When I first heard about the new guidelines, I'd wondered if anything had really changed, in a word, no for non-celebrity endorsers, who have always been required to disclose their material connections. I wrote about this issue of disclosure about four years ago in “Blogger Endorses Product Without Revealing Payment,” when Jeff Cutler was featured in a Globe article over a $5 non-disclosure, and I followed up with another post in, “More on Blogger Endorses Payment With Revealing Payment” a general discussion with Ed Shull from USWeb. The FTC had later moved to clarify the guidelines meaning in an announcement, I wrote about that in, “Where’s the Fire? Commercial Alert Sees Smoke Where None Exists.”
I think the new guidelines clarify the language of the law by giving up-to-date examples for non-celebrity endorsers. The last update was in 1980, long before social media and the World Wide Web.
Reading the new §255.5 Disclosure of material connections section and the now defunct part I referenced in my post, I can only find one word changed, "which," to "that".
Again the examples are significant for clarifying the meaning of the law, here’s an example about endorsement by a non-celebrity on a blog:
Example 7: A college student who has earned a reputation as a video game expert maintains a personal weblog or “blog” where he posts entries about his gaming experiences. Readers of his blog frequently seek his opinions about video game hardware and software. As it has done in the past, the manufacturer of a newly released video game system sends the student a free copy of the system and asks him to write about it on his blog. He tests the new gaming system and writes a favorable review. Because his review is disseminated via a form of consumer-generated media in which his relationship to the advertiser is not inherently obvious, readers are unlikely to know that he has received the video game system free of charge in exchange for his review of the product, and given the value of the video game system, this fact likely would materially affect the credibility they attach to his endorsement. Accordingly, the blogger should clearly and conspicuously disclose that he received the gaming system free of charge. The manufacturer should advise him at the time it provides the gaming system that this connection should be disclosed, and it should have procedures in place to try to monitor his postings for compliance.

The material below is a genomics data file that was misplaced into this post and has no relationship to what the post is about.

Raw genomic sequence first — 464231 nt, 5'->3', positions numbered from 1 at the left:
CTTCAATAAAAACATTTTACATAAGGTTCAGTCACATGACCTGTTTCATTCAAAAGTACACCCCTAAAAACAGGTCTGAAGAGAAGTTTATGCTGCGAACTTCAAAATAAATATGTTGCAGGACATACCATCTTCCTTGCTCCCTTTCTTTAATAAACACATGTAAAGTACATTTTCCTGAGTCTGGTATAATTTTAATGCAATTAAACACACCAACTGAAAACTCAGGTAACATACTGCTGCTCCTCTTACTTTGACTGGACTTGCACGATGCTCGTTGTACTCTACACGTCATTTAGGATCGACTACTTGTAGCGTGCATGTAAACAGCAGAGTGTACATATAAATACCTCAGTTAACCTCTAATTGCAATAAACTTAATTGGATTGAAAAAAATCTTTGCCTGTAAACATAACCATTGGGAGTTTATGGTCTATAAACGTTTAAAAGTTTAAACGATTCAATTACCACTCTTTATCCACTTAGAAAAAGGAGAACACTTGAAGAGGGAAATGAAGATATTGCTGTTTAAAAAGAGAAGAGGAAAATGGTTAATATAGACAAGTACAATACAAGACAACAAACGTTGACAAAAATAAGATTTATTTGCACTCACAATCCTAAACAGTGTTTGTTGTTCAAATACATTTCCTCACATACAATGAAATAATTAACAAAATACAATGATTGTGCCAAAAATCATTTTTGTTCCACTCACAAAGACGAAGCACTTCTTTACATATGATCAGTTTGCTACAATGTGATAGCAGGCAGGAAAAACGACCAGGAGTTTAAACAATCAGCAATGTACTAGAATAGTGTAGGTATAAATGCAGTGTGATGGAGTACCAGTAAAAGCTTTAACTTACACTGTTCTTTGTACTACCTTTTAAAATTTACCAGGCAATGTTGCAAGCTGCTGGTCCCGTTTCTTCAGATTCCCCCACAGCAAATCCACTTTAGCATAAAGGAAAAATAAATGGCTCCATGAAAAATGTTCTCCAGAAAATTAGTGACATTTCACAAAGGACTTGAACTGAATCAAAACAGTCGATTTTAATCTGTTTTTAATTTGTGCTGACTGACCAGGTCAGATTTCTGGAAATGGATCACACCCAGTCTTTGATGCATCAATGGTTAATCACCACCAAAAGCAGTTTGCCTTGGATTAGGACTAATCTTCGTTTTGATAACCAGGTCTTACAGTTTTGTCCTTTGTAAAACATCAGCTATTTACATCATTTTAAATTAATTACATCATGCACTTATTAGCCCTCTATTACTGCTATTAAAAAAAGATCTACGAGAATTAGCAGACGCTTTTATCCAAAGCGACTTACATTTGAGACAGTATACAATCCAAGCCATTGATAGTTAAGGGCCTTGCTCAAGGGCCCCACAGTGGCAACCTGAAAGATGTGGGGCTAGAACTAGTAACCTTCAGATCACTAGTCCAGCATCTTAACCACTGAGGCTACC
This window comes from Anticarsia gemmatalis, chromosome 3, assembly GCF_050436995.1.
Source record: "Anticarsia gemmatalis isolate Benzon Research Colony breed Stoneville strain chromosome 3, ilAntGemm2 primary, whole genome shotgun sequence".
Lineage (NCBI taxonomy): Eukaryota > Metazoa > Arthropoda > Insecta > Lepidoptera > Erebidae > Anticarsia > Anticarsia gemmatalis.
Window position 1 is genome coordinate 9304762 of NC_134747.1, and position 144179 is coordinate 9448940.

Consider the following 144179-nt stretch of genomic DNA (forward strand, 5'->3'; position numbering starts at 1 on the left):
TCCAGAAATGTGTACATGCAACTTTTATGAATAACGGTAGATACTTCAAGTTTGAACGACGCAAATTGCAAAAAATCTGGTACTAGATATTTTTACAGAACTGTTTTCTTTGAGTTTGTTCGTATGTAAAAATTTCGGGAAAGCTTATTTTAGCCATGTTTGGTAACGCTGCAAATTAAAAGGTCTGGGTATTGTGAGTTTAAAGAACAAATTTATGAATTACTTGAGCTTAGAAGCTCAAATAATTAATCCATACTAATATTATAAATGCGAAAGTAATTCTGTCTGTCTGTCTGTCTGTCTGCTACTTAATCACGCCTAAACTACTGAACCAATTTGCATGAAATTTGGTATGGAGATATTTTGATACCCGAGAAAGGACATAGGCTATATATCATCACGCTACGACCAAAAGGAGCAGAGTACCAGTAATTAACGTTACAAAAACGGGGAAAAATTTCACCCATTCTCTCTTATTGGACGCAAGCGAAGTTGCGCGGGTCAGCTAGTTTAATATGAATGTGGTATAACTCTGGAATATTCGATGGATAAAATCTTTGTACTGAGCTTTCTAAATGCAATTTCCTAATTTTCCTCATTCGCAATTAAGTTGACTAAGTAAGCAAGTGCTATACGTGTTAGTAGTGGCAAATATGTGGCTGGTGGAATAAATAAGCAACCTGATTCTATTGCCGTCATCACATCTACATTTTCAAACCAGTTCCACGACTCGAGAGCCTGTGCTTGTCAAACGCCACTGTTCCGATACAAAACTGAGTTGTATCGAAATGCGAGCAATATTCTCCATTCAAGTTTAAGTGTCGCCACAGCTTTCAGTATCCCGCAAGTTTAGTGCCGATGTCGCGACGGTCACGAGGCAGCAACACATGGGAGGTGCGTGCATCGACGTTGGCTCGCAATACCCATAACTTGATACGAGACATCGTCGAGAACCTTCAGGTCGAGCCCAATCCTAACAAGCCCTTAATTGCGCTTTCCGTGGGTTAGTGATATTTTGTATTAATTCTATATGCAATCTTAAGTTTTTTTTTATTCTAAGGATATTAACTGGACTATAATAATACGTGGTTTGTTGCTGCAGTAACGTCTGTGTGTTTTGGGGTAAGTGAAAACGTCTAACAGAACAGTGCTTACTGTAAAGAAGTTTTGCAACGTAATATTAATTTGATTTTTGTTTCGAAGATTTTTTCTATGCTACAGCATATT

Significantly for the issue of astroturfing and Paull Young, a social media friend, who has been interested in the topic of astroturfing for a while, there's a new example:
Example 8: An online message board designated for discussions of new music download technology is frequented by MP3 player enthusiasts. They exchange information about new products, utilities, and the functionality of numerous playback devices. Unbeknownst to the message board community, an employee of a leading playback device manufacturer has been posting messages on the discussion board promoting the manufacturer’s product. Knowledge of this poster’s employment likely would affect the weight or credibility of her endorsement. Therefore, the poster should clearly and conspicuously disclose her relationship to the manufacturer to members and readers of the message board.
Significantly, the biggest change with the updated guidelines are for celebrity endorsers; previously, celebrities were exempt from revealing their material connection to an advertiser because it was assumed the public would understand that a celebrity was getting paid when endorsing a product. The FTC keeps that rule for traditional ads, but recognizes the changing nature of new media by requiring celebrities to disclosure their connections in TV shows and on social media.
In 2005, during my discussion with Ed Shull from USWeb he’d cited Tiger Woods as an example of someone who doesn’t have to disclose his connections, I’d made the point that was because he was a celebrity, and while things have changed for Tiger Woods when endorsing products in social media, I think Mr. Woods currently has other problems with non-disclosure!